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The Cambridge Introduction to Christopher Marlowe


Tom Rutter


Cambridge Introductions to Literature

Cambridge: University Press, 2012

Paperback. xiv + 149 p. ISBN 978-0521124300. £12.99


Reviewed by Jean-Jacques Chardin

Université de Strasbourg


The Cambridge Introduction to Christopher Marlowe by Tom Rutter is a short, engaging book targeted at students, teachers and lecturers. It covers familiar territory (the life and works of Marlowe) in an original way by combining a historical approach, an interest in performance and reader-response, and illuminating close readings of some passages of the plays and poems. Rutter’s information is always precise and every statement is traced back to a primary source (letters, Privy Council reports, the Baines note, plays by other dramatists...) The book is also well documented: Rutter is aware of much of the recent criticism on Marlowe’s life and works and he is also well informed on the history of theatre companies and on studies on gender and sexuality in early modern England, but he quotes his sources only sparsely, saving his reader from an ostentatious display of knowledge not fitted to this kind of work. Another strength of this book is the clarity and elegance of the exposition. Each chapter contains a short, economical introductory paragraph summarising what the analysis will be about and a conclusion which recapitulates the various issues discussed previously. The reader is also regularly reminded of some of the main points treated earlier.

The sequence of seven chapters, dealing first with Marlowe’s life and the context of the plays, followed by a terse, pungent reading of each of the plays and poems, to close on a finale entitled ‘Marlowe’s Afterlives’, is determined by a clearly discernible principle: Rutter’s intention is to establish the coherence of Marlowe’s work in its relationship with its epistemological context. By considering Elizabethan conceptions of politics, religion, sexuality and theatre, Rutter brings Marlowe’s texts fully in relation to their time. In the book’s opening section, Rutter avoids the legendary and often sensationalised elements of Marlowe’s life and analyses biographical details only to elicit fact that bear on the work. For instance, he informs the reader that the teaching of Latin, at Canterbury and then Cambridge, got Marlowe into close contact with a pagan world at variance with that propounded by the Church and taught him logical and rhetorical skills which he forcefully used for the writing of his plays, as Tamburlaine’s speech to Zenocrate (1Tam, 1.2.82-105) amply demonstrates. Rutter’s overall argument, and one can hardly disagree with him, is that the whole of Marlowe’s production is profoundly ambiguous, and it is precisely the various degrees of ambiguity which Rutter endeavours to lay bare in each of the plays and in the poetry.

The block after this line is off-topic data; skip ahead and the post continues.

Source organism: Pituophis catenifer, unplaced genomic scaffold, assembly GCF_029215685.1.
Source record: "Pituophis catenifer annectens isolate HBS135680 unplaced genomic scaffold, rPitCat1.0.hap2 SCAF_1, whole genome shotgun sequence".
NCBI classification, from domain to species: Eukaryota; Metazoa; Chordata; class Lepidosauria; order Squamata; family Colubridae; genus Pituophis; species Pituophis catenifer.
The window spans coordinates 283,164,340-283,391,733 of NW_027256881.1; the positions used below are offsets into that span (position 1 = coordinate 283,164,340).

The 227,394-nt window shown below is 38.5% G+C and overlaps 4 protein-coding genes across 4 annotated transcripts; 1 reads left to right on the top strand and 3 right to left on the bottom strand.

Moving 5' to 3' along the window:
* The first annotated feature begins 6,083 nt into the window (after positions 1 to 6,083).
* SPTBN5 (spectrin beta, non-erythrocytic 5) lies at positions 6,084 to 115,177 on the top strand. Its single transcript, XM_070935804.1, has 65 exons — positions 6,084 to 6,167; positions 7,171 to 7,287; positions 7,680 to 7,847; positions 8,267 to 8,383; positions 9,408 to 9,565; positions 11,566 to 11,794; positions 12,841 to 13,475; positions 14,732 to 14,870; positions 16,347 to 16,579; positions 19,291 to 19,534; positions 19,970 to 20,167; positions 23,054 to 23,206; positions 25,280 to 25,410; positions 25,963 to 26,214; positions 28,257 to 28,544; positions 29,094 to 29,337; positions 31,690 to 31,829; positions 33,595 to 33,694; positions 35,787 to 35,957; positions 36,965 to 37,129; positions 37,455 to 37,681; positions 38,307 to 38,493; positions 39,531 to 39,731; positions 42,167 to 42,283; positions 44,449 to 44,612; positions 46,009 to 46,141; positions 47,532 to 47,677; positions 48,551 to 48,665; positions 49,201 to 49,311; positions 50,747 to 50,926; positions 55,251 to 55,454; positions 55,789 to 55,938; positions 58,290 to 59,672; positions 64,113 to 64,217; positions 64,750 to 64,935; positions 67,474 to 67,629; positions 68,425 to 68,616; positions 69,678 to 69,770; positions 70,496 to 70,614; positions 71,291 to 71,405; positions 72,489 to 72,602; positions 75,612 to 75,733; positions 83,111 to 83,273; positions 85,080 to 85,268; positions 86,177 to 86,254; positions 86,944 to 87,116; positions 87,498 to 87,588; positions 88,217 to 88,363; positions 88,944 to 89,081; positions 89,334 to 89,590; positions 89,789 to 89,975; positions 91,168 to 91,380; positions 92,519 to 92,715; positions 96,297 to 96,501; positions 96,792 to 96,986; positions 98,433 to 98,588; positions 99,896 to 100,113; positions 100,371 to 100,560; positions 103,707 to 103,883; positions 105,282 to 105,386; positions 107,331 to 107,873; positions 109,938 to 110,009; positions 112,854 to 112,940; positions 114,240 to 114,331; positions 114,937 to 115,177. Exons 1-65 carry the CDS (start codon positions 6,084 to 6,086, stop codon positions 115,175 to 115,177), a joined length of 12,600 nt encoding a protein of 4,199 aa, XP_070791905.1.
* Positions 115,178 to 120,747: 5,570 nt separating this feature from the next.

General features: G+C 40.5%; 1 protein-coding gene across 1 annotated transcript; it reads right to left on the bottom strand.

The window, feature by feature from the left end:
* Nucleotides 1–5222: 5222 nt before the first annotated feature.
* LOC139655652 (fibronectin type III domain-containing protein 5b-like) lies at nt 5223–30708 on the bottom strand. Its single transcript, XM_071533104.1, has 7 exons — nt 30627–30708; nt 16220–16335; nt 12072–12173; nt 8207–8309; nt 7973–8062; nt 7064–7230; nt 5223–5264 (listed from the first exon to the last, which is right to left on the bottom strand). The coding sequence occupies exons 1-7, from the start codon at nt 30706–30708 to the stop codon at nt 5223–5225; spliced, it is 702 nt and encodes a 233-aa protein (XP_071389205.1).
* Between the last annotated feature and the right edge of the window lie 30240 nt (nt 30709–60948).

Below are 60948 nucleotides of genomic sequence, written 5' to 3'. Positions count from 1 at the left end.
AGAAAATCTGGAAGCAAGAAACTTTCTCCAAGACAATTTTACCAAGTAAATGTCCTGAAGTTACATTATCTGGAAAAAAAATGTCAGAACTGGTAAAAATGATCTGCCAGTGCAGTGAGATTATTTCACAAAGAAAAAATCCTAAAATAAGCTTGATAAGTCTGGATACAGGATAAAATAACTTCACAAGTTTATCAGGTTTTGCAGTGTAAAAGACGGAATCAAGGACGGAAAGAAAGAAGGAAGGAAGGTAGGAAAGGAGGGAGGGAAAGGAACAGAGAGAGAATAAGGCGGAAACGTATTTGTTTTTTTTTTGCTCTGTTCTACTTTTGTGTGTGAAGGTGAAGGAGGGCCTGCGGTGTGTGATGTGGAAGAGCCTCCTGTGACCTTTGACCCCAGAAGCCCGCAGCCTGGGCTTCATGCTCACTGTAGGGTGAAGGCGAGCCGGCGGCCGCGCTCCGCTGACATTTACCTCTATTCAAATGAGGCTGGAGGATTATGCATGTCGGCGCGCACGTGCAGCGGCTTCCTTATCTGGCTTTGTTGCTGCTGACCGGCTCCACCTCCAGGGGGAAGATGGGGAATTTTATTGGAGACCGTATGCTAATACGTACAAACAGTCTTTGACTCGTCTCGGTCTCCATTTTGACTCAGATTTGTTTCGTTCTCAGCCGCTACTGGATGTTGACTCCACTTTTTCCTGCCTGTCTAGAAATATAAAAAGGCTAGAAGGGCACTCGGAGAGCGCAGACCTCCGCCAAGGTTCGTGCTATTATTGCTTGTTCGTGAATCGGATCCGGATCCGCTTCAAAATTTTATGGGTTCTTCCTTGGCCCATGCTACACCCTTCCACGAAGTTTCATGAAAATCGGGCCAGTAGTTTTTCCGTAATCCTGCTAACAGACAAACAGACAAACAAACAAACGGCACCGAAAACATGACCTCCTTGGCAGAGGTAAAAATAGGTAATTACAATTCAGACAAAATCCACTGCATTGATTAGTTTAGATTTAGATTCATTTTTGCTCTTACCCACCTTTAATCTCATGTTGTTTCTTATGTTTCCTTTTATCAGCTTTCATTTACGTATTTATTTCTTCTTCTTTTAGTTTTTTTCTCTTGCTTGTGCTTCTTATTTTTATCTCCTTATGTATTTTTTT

Seen from the perspective of the dramatic output of the 1580s, the two parts of Tamburlaine form a problematic whole. Its structure draws upon earlier morality plays but the ending is not that expected, which, according to Rutter, is an indication that Marlowe is questioning the dramatic forms of his time. Rutter further contends that the central figure can be approached from opposite viewpoints: as a Muslim whose rise to power topples hierarchy, he is a threat to the world (his world and the world of Elizabethan England by contamination), but Tamburlaine’s conquering mind can also be seen as expressing a view of Empire shared by many Elizabethans. The play thus invites contradictory audience responses but also confronts the spectator with his lurid enjoyment of the protagonist’s acts of violence.